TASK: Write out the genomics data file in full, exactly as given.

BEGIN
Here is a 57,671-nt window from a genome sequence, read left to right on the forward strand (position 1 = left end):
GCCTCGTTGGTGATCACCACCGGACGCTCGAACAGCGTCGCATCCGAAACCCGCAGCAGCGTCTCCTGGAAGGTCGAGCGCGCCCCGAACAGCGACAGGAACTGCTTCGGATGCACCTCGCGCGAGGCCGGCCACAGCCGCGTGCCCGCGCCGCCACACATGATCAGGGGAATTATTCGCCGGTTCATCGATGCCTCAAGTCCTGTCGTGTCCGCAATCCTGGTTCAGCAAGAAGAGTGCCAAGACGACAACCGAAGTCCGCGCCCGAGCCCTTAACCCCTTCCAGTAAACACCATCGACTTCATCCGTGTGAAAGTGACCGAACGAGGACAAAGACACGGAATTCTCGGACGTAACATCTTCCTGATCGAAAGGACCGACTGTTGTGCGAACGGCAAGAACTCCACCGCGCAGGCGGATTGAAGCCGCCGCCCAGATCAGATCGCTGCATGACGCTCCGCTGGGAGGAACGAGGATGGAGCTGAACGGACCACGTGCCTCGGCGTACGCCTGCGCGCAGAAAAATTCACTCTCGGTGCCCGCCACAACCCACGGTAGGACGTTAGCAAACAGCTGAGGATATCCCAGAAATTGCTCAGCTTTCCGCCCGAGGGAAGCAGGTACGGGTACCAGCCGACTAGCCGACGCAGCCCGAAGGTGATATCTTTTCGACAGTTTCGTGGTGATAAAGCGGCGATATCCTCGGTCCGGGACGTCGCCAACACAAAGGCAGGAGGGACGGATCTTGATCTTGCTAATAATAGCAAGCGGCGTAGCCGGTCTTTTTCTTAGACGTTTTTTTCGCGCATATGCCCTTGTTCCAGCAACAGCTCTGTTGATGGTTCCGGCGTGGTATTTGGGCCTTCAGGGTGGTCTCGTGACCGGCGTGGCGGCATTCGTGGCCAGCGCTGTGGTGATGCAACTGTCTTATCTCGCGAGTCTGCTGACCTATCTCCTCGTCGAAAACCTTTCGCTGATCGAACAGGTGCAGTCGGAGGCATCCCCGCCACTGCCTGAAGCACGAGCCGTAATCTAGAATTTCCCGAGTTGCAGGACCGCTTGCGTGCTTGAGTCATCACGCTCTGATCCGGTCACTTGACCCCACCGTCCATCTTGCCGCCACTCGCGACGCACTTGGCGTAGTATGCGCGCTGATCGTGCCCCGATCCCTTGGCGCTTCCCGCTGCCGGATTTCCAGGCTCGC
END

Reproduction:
Here is a 57,671-nt window from a genome sequence, read left to right on the forward strand (position 1 = left end):
GCCTCGTTGGTGATCACCACCGGACGCTCGAACAGCGTCGCATCCGAAACCCGCAGCAGCGTCTCCTGGAAGGTCGAGCGCGCCCCGAACAGCGACAGGAACTGCTTCGGATGCACCTCGCGCGAGGCCGGCCACAGCCGCGTGCCCGCGCCGCCACACATGATCAGGGGAATTATTCGCCGGTTCATCGATGCCTCAAGTCCTGTCGTGTCCGCAATCCTGGTTCAGCAAGAAGAGTGCCAAGACGACAACCGAAGTCCGCGCCCGAGCCCTTAACCCCTTCCAGTAAACACCATCGACTTCATCCGTGTGAAAGTGACCGAACGAGGACAAAGACACGGAATTCTCGGACGTAACATCTTCCTGATCGAAAGGACCGACTGTTGTGCGAACGGCAAGAACTCCACCGCGCAGGCGGATTGAAGCCGCCGCCCAGATCAGATCGCTGCATGACGCTCCGCTGGGAGGAACGAGGATGGAGCTGAACGGACCACGTGCCTCGGCGTACGCCTGCGCGCAGAAAAATTCACTCTCGGTGCCCGCCACAACCCACGGTAGGACGTTAGCAAACAGCTGAGGATATCCCAGAAATTGCTCAGCTTTCCGCCCGAGGGAAGCAGGTACGGGTACCAGCCGACTAGCCGACGCAGCCCGAAGGTGATATCTTTTCGACAGTTTCGTGGTGATAAAGCGGCGATATCCTCGGTCCGGGACGTCGCCAACACAAAGGCAGGAGGGACGGATCTTGATCTTGCTAATAATAGCAAGCGGCGTAGCCGGTCTTTTTCTTAGACGTTTTTTTCGCGCATATGCCCTTGTTCCAGCAACAGCTCTGTTGATGGTTCCGGCGTGGTATTTGGGCCTTCAGGGTGGTCTCGTGACCGGCGTGGCGGCATTCGTGGCCAGCGCTGTGGTGATGCAACTGTCTTATCTCGCGAGTCTGCTGACCTATCTCCTCGTCGAAAACCTTTCGCTGATCGAACAGGTGCAGTCGGAGGCATCCCCGCCACTGCCTGAAGCACGAGCCGTAATCTAGAATTTCCCGAGTTGCAGGACCGCTTGCGTGCTTGAGTCATCACGCTCTGATCCGGTCACTTGACCCCACCGTCCATCTTGCCGCCACTCGCGACGCACTTGGCGTAGTATGCGCGCTGATCGTGCCCCGATCCCTTGGCGCTTCCCGCTGCCGGATTTCCAGGCTCGC